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Russia: Chubais Prepares For Budget Battle

  • John Helmer



Moscow, 9 June 1997 (RFE/RL) - Can the Russian economy be blooming in the dark? After months of manipulating the economic statistics, the Russian Government has now admitted the answer is no. Forecasts of a turnaround this year aren't going to come true.

In a detailed letter to the Russian parliament, First Deputy Prime Minister Anatoly Chubais made the concession late last week. Economic indicators released at the same time by the State Statistics Committee (Goskomstat) confirm the worst. The latest figures give the lie to claims, given wide circulation in Western financial media, of growth fueled by Russia's service and small-business sector, or the so-called gray economy. According to Chubais, Russia's Gross Domestic Product (GDP) will continue falling this year by two percent. All earlier Government forecasts, together with those issued by the World Bank, the European Bank for Reconstruction and Development, and major investment banks, have been predicting growth of between one-and-two percent.

A European financial newspaper recently suggested the annual blooming of Moscow's tulips symbolized the end of Russia's long, harsh economic Winter. "The great depression of the Russian economy has halted," declared Yury Yurkov, Goskomstat's director, when the GDP figure for February showed positive at 0.9 percent.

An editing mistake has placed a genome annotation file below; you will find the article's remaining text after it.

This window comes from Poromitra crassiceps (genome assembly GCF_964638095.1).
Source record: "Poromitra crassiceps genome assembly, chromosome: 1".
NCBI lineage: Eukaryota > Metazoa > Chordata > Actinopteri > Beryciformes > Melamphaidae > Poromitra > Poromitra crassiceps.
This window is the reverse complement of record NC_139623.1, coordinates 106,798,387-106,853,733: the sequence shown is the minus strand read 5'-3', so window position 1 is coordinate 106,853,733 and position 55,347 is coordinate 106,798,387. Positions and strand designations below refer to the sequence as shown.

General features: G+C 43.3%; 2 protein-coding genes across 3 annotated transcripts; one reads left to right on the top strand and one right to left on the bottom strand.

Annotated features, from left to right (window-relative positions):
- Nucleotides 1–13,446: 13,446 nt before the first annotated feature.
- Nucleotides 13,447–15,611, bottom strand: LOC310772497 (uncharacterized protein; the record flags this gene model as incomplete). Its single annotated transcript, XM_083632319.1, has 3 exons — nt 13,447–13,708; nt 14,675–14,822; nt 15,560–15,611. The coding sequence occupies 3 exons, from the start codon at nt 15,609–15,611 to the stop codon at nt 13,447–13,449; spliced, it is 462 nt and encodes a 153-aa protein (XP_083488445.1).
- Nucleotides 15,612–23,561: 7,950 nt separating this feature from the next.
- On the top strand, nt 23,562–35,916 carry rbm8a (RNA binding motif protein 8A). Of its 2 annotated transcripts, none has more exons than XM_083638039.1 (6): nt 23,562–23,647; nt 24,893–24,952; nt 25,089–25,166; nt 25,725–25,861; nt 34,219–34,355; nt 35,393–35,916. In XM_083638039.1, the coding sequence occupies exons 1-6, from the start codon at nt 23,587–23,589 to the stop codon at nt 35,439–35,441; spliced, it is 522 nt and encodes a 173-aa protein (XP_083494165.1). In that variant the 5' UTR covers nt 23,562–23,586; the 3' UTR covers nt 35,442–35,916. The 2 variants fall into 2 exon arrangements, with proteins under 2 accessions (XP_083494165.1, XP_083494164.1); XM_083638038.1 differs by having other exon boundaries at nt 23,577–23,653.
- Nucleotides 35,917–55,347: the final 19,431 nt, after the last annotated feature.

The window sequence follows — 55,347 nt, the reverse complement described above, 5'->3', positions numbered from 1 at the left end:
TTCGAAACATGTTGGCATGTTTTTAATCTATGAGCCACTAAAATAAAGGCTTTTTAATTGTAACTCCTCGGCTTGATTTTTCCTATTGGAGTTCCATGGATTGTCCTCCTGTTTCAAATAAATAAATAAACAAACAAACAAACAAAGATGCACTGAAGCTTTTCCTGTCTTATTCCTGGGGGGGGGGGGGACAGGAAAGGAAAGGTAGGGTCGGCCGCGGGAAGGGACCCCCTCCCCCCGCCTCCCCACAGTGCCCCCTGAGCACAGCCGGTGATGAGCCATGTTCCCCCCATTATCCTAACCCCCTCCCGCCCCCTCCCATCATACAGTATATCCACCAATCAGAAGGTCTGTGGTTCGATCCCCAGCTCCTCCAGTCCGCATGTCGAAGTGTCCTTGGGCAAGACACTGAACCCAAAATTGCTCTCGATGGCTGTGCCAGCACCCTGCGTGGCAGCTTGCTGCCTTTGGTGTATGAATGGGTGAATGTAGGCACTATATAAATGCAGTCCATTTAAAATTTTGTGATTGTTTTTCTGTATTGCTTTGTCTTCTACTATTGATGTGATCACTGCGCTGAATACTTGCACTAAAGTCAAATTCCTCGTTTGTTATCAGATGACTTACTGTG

It's obvious now why this early signal of improvement in Russia was deceptive. A spurt in world non-ferrous metals prices drove up output and revenues for Russian metal producers. This was lucky, but brief. According to Goskomstat, non-ferrous metals production rose six percent in the first quarter, compared with the same period of 1996. This, say the experts, was the only driver of macro-economic growth.

At the same time, electricity output plunged six percent. That's a sensitive measure of activity throughout the economy, because not even smugglers and other "gray" businessmen can operate without light and power. Other indicators of first-quarter production are not more reassuring. Fuels and ferrous metals dropped by 0.6 percent and 0.5 percent, respectively. Timber and paper fell eleven percent; so did construction materials. Light industry dropped six percent, food processing by eight percent.

What Chubais and Goskomstat have revealed is no news to parlimantary deputies, who are refusing to pass a revised budget, because they argue the Government is still unrealistic in its estimates. This forced Chubais to disclose the Government's real predictions for the year.

Most damaging for Chubais himself is the disclosure that investments are projected to contine to decline, and is the first admission that the policies Chubais has pursued so vigorously for almost a year now are failing to work.

In a contracting economy, the kind of tax, credit, and Government-spending squeeze Chubais has been implementing will kill investment, and kill production. The Russian economic reality is that producers can pay tax, or pay their workers, or invest. Chubais is claiming the credit for getting them to do the first: pay taxes. He isn't apologizing for the wage-arrear or the investment decline, which are naturally related.

This is the dead-end which President Boris Yeltsin recently congratulated Chubais for accomplishing.

Chubais this week (Wed, June 11) is again scheduled to brief the State Duma on the Government spending-reduction proposals, and to provide additional economic details. His reception is expected to be hostile, as the Duma this week is also expected to adopt a resolution, condemning the Government's privatization practices when Chubais was privatization minister.

Chubais and Security Council Secretary Ivan Rybkin have suggested that the Duma might be dissolved, if deputies fail to approve the Government-proposed economic plan.
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